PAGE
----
GB: Yes, I think that’s right. I think that often the church is not obedient to scripture. Take for instance the text in which Jesus says, “Call no man your father, because God is your father” (see Matt. 23: 9). The Catholic church has never really reflected on this text. We speak about the Pope as holy father, we call priests father—all without really wrestling with this text, even though it stands over us in judgment. There are many other biblical texts that challenge us. Some theologians are willing to be challenged, but the community as a whole often refuses to take a second look. The texts of the New Testament on poverty and the exercise of powers have not received the attention they deserve.

JPS: Many contemporary continental philosophers tend to locate what is religious precisely in an experience of being challenged and contested, so that the moment of contestation appears as the religious experience par excellence.

GB: This sounds very Protestant to me. Protestants have always emphasized God’s word as judging us, while Catholics have seen God’s word as both judgment and new life. Religious experience is an experience of being challenged, but it is also an experience of being made fully alive in loving one’s neighbor, in escaping resentment and becoming generous, in escaping arrogance and becoming humble, in escaping self-concern and becoming concerned about others. Personal transformations of this kind are not the work of flesh and blood; they are gifts of grace. God judges us, this is true; we are again and again challenged by God’s word, but God is also the new life in us, the Spirit poured forth in our hearts, the divine empowerment to do good. It is possible for Catholics to put the emphasis on good works and forget they are rendered possible by God’s grace. That is why we are grateful for the Protestant corrective, reminding us of the gratuity at the center of our existence. As a Catholic in the Augustinian tradition, I am keenly aware of the gratuity of all that is good in my life. That is why I prefer to think of religious experience as involving both challenge and new life, both repentance and freedom,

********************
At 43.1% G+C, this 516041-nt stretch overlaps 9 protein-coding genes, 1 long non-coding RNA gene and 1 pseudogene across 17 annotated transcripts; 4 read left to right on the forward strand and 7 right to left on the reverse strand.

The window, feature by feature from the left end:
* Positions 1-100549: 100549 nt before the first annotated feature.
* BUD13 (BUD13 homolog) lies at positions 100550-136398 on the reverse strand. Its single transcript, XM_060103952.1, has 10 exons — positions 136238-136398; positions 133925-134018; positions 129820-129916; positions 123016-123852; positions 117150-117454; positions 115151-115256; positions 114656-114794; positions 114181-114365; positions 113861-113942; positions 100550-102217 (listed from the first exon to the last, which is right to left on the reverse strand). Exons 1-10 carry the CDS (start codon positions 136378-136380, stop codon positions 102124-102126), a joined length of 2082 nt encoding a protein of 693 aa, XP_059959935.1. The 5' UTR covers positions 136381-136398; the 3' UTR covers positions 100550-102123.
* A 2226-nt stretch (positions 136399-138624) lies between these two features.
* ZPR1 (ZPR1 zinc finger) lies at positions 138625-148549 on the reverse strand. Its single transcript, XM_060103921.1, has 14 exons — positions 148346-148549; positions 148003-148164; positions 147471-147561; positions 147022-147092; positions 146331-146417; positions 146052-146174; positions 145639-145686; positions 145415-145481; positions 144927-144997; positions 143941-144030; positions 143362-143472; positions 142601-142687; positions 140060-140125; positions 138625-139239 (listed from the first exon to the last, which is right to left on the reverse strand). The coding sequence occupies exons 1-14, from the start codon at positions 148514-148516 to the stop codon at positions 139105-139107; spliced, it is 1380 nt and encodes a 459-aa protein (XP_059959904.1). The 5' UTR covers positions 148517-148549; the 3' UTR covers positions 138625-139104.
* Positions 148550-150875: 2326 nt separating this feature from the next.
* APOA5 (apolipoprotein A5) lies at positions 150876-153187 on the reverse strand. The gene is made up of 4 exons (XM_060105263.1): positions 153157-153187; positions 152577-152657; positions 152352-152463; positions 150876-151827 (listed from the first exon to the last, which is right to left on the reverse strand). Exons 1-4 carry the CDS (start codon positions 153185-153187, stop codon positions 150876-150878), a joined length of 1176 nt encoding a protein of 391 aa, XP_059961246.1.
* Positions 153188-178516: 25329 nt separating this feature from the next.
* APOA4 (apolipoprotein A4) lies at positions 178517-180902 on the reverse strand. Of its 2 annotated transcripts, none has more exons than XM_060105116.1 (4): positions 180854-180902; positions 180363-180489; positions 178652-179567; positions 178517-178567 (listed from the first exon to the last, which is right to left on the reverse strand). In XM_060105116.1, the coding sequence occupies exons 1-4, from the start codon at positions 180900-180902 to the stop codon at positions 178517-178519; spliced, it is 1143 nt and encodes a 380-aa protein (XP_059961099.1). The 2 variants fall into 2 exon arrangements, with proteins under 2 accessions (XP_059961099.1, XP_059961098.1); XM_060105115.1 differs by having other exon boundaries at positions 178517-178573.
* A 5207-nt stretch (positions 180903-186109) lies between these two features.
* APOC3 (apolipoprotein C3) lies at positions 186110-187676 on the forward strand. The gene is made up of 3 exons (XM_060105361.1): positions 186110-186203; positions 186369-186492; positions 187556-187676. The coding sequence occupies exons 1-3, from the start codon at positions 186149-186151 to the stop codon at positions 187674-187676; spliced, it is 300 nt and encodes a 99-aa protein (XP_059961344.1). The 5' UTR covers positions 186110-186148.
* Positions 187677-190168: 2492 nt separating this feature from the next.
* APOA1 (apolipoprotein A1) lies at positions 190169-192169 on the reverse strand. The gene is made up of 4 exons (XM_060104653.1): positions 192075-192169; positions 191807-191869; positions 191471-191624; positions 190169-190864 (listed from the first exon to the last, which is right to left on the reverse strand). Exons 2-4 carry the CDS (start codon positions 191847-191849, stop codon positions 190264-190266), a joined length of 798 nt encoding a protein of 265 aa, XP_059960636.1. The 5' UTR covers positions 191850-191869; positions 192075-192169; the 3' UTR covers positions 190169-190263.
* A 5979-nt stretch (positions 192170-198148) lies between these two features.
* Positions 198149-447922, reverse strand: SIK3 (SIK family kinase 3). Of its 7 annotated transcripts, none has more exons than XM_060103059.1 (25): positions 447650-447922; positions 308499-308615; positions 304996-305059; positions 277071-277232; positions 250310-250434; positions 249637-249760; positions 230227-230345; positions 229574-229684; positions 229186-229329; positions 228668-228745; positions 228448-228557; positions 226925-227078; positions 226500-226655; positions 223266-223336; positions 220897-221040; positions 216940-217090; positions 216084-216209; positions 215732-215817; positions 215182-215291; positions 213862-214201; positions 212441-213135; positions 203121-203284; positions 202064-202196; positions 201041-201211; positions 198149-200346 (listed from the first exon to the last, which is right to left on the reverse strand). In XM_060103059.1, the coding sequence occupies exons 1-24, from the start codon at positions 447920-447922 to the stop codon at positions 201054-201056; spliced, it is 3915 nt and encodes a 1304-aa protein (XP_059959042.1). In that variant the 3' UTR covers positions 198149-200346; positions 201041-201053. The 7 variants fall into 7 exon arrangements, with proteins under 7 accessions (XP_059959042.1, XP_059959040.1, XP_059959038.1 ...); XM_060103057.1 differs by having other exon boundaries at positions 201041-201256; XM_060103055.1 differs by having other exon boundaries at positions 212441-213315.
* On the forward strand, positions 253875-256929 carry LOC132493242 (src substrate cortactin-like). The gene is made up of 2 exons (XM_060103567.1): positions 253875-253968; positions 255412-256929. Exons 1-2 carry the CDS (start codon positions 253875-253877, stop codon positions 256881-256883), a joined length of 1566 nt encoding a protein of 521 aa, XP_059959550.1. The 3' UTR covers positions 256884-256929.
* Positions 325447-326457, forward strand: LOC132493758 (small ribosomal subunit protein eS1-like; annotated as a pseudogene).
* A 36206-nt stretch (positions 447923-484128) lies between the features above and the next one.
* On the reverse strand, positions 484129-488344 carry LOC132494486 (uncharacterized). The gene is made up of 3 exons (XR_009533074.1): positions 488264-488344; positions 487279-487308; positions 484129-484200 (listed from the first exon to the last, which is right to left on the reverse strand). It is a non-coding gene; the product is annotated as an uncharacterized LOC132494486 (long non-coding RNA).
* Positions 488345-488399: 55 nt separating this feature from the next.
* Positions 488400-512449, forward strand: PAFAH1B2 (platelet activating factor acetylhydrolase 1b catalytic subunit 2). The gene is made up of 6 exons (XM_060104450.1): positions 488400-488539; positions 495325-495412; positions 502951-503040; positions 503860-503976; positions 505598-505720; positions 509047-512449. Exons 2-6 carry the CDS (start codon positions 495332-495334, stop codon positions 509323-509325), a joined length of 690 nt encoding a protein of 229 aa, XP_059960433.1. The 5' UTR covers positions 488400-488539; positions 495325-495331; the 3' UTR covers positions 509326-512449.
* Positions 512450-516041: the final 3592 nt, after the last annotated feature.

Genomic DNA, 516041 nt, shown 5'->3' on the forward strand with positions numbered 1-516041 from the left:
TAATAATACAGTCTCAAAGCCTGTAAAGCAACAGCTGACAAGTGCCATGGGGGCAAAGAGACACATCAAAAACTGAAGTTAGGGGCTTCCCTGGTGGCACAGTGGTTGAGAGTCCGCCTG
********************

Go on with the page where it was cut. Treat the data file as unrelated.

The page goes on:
JPS: In your view, is it beneficial to read scripture in light of philosophy?